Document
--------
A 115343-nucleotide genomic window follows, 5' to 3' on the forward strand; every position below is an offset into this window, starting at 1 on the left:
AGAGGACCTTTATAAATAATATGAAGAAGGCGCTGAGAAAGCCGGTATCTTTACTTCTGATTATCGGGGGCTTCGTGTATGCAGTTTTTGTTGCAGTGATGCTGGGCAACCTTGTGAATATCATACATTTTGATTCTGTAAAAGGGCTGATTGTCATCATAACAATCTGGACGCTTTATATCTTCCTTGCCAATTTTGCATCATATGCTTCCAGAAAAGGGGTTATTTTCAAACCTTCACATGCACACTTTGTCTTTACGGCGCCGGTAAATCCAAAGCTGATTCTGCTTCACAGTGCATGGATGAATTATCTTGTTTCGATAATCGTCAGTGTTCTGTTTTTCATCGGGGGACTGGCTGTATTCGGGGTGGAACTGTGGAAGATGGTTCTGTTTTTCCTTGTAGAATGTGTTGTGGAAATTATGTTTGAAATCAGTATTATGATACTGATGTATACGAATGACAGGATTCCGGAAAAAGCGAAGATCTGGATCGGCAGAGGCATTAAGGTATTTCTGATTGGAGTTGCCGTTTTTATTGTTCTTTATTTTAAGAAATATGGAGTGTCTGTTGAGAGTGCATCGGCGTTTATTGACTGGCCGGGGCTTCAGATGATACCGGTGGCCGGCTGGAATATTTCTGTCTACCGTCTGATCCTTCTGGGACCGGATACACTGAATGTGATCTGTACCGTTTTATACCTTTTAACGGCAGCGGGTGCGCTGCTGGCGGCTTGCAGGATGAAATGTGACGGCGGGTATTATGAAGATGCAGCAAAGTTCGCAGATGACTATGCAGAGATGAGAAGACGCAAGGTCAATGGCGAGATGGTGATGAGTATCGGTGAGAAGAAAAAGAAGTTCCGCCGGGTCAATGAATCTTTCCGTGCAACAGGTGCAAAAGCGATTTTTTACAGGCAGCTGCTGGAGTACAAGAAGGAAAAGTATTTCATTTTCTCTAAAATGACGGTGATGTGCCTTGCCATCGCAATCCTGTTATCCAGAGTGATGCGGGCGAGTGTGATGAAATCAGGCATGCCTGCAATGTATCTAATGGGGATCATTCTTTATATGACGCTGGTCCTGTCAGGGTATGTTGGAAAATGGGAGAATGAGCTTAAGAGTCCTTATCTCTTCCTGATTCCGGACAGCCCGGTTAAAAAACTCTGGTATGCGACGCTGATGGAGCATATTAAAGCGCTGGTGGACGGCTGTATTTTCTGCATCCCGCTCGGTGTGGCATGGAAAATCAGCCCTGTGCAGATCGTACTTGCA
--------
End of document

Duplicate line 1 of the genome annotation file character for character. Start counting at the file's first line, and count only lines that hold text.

A 115343-nucleotide genomic window follows, 5' to 3' on the forward strand; every position below is an offset into this window, starting at 1 on the left: